The New Christian Feminism (And Why No One's Calling It That)
Part 1- "You're a Feminist whether you like it or not."
I remember the exact moment I became a feminist. I was in my first year at Duke Divinity School working toward a Master of Theological Studies. I had a class with Dr. Teresa Berger and I had written a paper on the Christian mystic, Teresa of Avila. After class Dr. Berger complemented me on my paper and told me that I had an "excellent feminist perspective." I responded that I didn't consider myself a feminist and she asked, if I remember correctly, "Well, why the hell not?" I answered that I had always thought of feminists as angry and I didn't consider myself an angry person. I will never forget her response. She said, "Some things are worth getting angry about."
That was it for me. She was exactly right. I still don't consider myself an angry person, but certain things do invoke a fierce anger in me. Most of those things have to do with vulnerable women and children being exploited for someone else's profit or pleasure.
Most likely the reason I had issues with the word "feminist" is because I had grown up in church and gone to a Christian college. Christians aren't crazy about the term, probably because it conjures up images of women who are hostile and have issues with authority. In the past, one didn't associate the stereotypical demure, soft-spoken Christian woman with the word feminist.
Even though the Church isn't calling it feminism, there are many new church and ministry driven initiatives that are feminist to the core. If feminism is all about equality between men and women, then these initiatives fit perfectly into the feminist agenda. While the Church has historically been at odds with the secular world on many women's issues (abortion being the best example), the Church's recent focus on advancing women's interests is a perfect example of how Church and secular people can work together effectively for the common good.
Part 2- Clean Water and Education
Most of these new initiatives center around women in the developing world. Whether as a result of poverty, geographical isolation or both, many women lack access to education, healthcare and clean water. All of these issues are intertwined. When girls have to walk for hours every day to get clean water, they have no time to attend school. If they don't attend school they are more likely to enter into early marriage and be pregnant by the time they are 14 or 15. Very young girls have a much higher risk of obstructed labor, and if they have no access to a doctor, there's a good chance they will die during childbirth.
Clean water doesn't seem like a gender specific issue, but women are disproportionately affected by its lack. In the developing world, collecting water is women's work. When a close source of clean water is opened up, women and girls are able to spend the time they would have spent collecting water on other things, such as education. There is also the issue of safety. Walking hours from home, sometimes alone, makes women vulnerable to rape, kidnapping and human trafficking. Easy access to water keeps girls safe and allows them to spend their time on less mundane tasks. Living Water International (www.water.cc) to date has built 11,266 wells and water projects in 23 countries. They are an expressly Christian organization whose work directly improves the lives of women.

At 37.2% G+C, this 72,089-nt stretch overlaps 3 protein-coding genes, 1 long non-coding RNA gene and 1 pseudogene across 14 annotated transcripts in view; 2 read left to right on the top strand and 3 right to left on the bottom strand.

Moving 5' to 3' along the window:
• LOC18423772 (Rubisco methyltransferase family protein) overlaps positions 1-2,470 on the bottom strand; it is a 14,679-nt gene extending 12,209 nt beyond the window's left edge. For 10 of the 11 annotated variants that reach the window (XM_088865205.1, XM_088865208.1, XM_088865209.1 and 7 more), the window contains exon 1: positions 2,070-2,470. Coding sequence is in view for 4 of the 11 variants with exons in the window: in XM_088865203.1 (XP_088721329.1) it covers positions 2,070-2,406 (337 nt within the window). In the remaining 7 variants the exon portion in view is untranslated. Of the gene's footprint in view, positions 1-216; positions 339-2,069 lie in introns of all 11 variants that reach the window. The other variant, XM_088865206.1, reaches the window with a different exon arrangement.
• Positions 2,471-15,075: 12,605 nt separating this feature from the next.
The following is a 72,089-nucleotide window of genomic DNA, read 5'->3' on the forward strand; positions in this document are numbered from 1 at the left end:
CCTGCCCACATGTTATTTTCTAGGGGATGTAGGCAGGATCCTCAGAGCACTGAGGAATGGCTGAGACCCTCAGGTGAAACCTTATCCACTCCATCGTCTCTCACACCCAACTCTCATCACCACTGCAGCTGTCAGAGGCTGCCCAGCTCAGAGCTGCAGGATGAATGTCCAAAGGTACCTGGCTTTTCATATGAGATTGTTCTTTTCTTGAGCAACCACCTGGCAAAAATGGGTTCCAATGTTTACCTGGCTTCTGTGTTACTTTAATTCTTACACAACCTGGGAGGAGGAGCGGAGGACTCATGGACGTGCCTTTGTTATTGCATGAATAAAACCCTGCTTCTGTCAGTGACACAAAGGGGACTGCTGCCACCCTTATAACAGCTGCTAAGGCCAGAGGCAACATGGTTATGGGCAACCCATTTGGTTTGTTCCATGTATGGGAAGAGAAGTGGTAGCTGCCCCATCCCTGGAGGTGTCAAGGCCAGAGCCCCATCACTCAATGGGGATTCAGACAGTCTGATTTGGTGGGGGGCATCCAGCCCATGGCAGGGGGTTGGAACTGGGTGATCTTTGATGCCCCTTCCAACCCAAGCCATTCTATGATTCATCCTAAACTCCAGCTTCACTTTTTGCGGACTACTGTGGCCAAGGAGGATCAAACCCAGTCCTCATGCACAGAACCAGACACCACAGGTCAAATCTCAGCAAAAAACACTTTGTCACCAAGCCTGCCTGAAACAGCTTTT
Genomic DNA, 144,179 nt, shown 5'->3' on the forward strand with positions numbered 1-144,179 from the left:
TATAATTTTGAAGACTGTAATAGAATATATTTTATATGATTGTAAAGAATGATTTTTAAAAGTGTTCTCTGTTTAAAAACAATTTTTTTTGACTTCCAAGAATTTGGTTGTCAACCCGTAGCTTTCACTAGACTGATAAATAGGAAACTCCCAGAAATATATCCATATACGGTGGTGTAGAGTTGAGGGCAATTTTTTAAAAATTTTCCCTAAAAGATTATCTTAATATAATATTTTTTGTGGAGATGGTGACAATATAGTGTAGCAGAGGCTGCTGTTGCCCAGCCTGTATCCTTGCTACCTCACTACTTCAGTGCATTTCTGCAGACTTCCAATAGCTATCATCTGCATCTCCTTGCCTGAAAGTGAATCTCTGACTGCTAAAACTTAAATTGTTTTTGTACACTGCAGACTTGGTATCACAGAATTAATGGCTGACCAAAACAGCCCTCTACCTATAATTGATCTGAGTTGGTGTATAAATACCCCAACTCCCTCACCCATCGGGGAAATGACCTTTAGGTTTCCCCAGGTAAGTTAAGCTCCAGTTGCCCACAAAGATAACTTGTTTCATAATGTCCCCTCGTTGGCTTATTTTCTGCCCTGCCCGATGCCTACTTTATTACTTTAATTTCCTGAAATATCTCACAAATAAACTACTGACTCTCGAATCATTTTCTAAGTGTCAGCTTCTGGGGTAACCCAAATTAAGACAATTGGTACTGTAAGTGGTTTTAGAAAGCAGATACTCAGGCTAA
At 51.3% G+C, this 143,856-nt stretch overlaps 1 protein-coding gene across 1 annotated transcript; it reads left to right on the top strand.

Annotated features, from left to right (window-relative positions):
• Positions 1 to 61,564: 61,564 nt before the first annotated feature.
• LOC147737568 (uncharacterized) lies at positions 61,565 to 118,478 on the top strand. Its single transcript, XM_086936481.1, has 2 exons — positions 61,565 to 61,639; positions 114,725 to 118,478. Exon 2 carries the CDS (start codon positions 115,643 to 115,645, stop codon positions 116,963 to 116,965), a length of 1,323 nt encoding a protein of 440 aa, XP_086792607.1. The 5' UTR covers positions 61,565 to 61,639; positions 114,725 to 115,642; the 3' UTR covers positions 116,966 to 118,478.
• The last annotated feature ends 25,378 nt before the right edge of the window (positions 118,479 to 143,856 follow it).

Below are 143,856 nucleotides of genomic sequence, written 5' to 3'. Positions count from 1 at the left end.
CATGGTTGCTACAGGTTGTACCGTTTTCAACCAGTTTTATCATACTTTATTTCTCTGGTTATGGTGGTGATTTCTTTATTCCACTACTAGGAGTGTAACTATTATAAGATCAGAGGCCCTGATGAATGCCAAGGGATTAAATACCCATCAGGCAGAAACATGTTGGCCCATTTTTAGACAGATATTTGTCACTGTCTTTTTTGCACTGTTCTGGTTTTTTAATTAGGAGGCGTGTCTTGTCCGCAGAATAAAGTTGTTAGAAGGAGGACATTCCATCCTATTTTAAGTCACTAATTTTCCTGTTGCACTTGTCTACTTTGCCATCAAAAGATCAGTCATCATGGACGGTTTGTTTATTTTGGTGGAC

Education also on the surface wouldn't seem like a gender specific issue, but when you look deeper, it certainly is. Cultural bias against women in many countries means that girl children are less likely to be educated than boy children and families are less likely to make sacrifices to educate a girl. Countries under the oppression of the Taliban educate girls at their own peril. The whole world watched as Malala Yousafzai, a twelve year old Pakistani girl, recovered from a gunshot wound to the head. Her crime, according to the Taliban, was blogging about girls' rights to education.
Educating girls benefits entire communities. According to "Half the Sky" by human rights journalist Nicholas Kristof, girls from rural communities who leave to receive an education are more likely to return to their villages than boys. The presence of these educated girls can quite literally transform a community. Imagine a girl who has become a nurse midwife returning to her village where previously no one had any medical training in assisting women in labor. This girl's presence in her village automatically reduces both the infant mortality rate and the rate of women dying in childbirth. Or imagine a girl from a farming village who has been trained in best agricultural practices. She will return home to turn the farmers in her village into better, more efficient farmers, thereby providing a stable food source for their families. When you educate a girl, she passes it on. Her family and her home reap the benefit of her betterment.
Additionally, education for girls improves economic opportunities not just for women but for the next generation as well. According to the 10x10 organization (www.girlrising.com), just one extra year of education brings an additional twenty percent of income for a woman in the developing world. Over the course of her lifetime, this is huge. She is better able to provide for her children and more likely to be able to send them to school. Having an eduation herself, she sees the value in educating her female children. Here is an excellent video by The Girl Effect that shows exactly how education transforms a woman's life and those of her children. Educating girls disrupts the cycle of poverty!
Part 3- Maternal and Child Health
Now let's talk about maternal health. This is clearly a women's issue and many Christian organizations are leading the way in promoting medical care for pregnant women and their children who have little or no access to healthcare. One of the biggest issues within maternal care is obstetric fistula, a medical condition where prolonged obstructed labor causes a woman to tear internally and to leak urine and/or feces continually. She constantly smells and she can do nothing to stop the flow of bodily waste.